Sunday, April 5, 2020
In the wake of my piece on “Common-Good Constitutionalism”, critics of two types — left-liberals who favor living constitutionalism, on the one hand, and right-liberals who favor originalism on the other — published an illuminating set of responses. I would like to begin by thanking those critics, in all sincerity, for showing us what the high ideals of liberal discourse — open-mindedness, deliberation, and tolerance — mean in practice. Their responses have provided us all with a vivid and edifying demonstration of Public Reason in action. I used to suspect that, when questions were raised about legal liberalism — as opposed to the narrow band of permissible questions that can be raised within legal liberalism — liberals of both left and right would jointly enforce the substantive commitments of the governing ideology, lashing out in fear and outrage against the purveyors of ”dangerous ideas,” even resorting to question-begging pseudo-arguments, Know-Nothing imagery, absurd charges of bigotry based on elementary misunderstandings of Catholic theology, and attempts at deplatforming and boycotts in order to silence dissenters. My suspicions have now been resolved.
Furthermore, I have some good news for my partners in this dialogue of reason: there was a series of unfortunate events in the preparation of my piece for publication. The fault is in no way that of the editors of The Atlantic. Somehow the draft transmitted to them for publication was incorrect, indeed the opposite of what I intended, in two crucial respects. (There is some reason to think that a sinister assistant to the Attorney General was responsible, but that is currently under investigation).
First, I am happy to inform the left-liberal critics that the piece was never actually intended to make a Dworkinian argument for reading the Constitution in light of moral principles of the common good. Rather it was intended to make a Dworkinian argument for reading the Constitution in light of moral principles of equality and freedom, as specified by the programme of the American Civil Liberties Union. (Sadly unoriginal, I know; the legal literature is replete with that kind of scholarship). Somehow, a global search-and-replace occurred, and the phrase “Equality and Freedom” was everywhere replaced with “Common Good.” That change inadvertently transformed the piece from a banal effort, safely mainstream within the legal academy, into a menacing harbinger of fascism.
Second, I am equally happy to inform the right-liberals that the piece was never intended to criticize originalism. By some strange oversight, the piece also omitted my other intended argument — an originalist argument that the maximum ideological programme of the ACLU actually flows from the majestic general principles of Liberty set out in the Constitution's text and structure, and articulated in the ratification debates and the public legal culture of the founding era.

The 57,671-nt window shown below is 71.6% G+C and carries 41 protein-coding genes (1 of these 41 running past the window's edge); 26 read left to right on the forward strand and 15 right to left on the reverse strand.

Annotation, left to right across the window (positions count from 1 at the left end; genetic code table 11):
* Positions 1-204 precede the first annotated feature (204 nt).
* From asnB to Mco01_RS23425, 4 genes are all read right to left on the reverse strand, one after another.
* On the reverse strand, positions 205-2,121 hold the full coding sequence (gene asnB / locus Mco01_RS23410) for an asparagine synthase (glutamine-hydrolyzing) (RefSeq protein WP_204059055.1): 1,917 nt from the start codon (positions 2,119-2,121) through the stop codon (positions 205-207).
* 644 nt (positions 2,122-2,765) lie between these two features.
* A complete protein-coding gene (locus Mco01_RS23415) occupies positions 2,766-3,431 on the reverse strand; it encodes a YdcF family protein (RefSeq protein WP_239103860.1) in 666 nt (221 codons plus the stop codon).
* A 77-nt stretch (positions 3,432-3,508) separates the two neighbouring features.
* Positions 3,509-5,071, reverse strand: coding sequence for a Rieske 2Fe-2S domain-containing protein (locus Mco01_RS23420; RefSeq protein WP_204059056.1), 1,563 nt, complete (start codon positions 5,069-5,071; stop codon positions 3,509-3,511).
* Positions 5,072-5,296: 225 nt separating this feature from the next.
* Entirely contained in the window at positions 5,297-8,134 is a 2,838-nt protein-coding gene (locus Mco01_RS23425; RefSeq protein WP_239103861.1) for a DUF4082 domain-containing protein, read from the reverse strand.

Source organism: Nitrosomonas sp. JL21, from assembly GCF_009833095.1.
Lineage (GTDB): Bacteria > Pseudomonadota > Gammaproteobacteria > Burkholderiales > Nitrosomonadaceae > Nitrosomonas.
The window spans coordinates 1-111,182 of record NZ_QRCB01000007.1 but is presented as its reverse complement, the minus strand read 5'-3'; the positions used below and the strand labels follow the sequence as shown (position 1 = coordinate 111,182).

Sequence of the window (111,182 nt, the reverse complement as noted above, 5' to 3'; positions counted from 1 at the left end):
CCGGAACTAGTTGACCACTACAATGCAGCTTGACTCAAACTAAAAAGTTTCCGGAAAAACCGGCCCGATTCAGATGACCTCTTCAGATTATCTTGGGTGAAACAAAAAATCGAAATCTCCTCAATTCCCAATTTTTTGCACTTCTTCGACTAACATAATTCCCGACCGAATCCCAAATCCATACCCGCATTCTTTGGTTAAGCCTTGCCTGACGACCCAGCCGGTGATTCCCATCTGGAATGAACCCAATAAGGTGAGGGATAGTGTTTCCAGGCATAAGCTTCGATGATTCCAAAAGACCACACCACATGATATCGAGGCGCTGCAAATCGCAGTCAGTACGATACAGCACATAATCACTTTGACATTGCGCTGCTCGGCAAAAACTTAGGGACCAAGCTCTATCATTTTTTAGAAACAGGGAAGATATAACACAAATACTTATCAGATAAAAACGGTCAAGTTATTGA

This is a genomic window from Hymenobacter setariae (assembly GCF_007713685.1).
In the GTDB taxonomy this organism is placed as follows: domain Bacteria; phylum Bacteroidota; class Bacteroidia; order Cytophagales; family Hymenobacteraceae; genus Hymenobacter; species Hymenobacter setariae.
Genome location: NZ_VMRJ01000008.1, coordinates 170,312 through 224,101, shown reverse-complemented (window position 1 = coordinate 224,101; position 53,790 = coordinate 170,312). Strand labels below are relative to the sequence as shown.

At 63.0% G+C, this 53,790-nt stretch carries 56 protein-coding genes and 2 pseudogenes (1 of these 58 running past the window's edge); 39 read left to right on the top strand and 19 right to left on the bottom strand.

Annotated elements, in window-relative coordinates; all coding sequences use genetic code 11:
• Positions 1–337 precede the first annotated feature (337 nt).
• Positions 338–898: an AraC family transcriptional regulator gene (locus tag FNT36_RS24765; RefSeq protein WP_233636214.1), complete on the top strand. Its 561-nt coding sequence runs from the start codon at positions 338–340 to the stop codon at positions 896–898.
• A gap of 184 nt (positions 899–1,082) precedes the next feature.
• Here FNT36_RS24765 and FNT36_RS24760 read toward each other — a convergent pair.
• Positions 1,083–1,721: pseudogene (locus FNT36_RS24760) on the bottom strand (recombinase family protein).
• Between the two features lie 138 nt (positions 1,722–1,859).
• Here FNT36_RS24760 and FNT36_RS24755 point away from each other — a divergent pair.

Now, the simpleminded moralist might puzzle over why this second point should be welcome to right-liberals. But we lawyers should resolutely ignore the childish question whether a particular method of constitutional interpretation produces objective good or bad. Originalism is far more sophisticated and principled than that. The constitutionalization of the ACLU programme should actually be celebrated by right-liberals as a demonstration of the strict neutrality of the originalist method. To be sure, right-liberal originalists might lament that the Constitution, so interpreted, would then contradict almost all of their professed views about the actual content of morality and justice. But that lament would be a moment of weakness, nothing more. The progressive transformation of the Constitution is a small price to pay for promoting the Rule of Law — rightly understood as an entirely contentless inflexible command, utterly divorced from the substance of the moral law, as we learned when Judge Bork taught us about the overriding importance of Neutral Principles. (Besides, when right-liberals are done talking of principled neutrality they quickly add assurances, extremely reliable assurances, that originalism may soon produce good results — any decade now).
For more than fifty years, right-liberal originalists have continued to play by the rules, as the ACLU programme has been inscribed ever more deeply in our constitutional law. So what if the rules were set by their ideological enemies, predictably dooming right-liberals to an interminable series of defeats and disappointments? Right-liberal proceduralism is a model of how principled neutrality, properly understood, can transcend that sort of merely result-oriented consideration. When right-liberal originalists stand before the bar of judgment, accused of betraying every substantive precept of morality and justice they profess to hold dear, they will have a foolproof defense: they were merely following the Constitution’s orders.
(This post is satirical).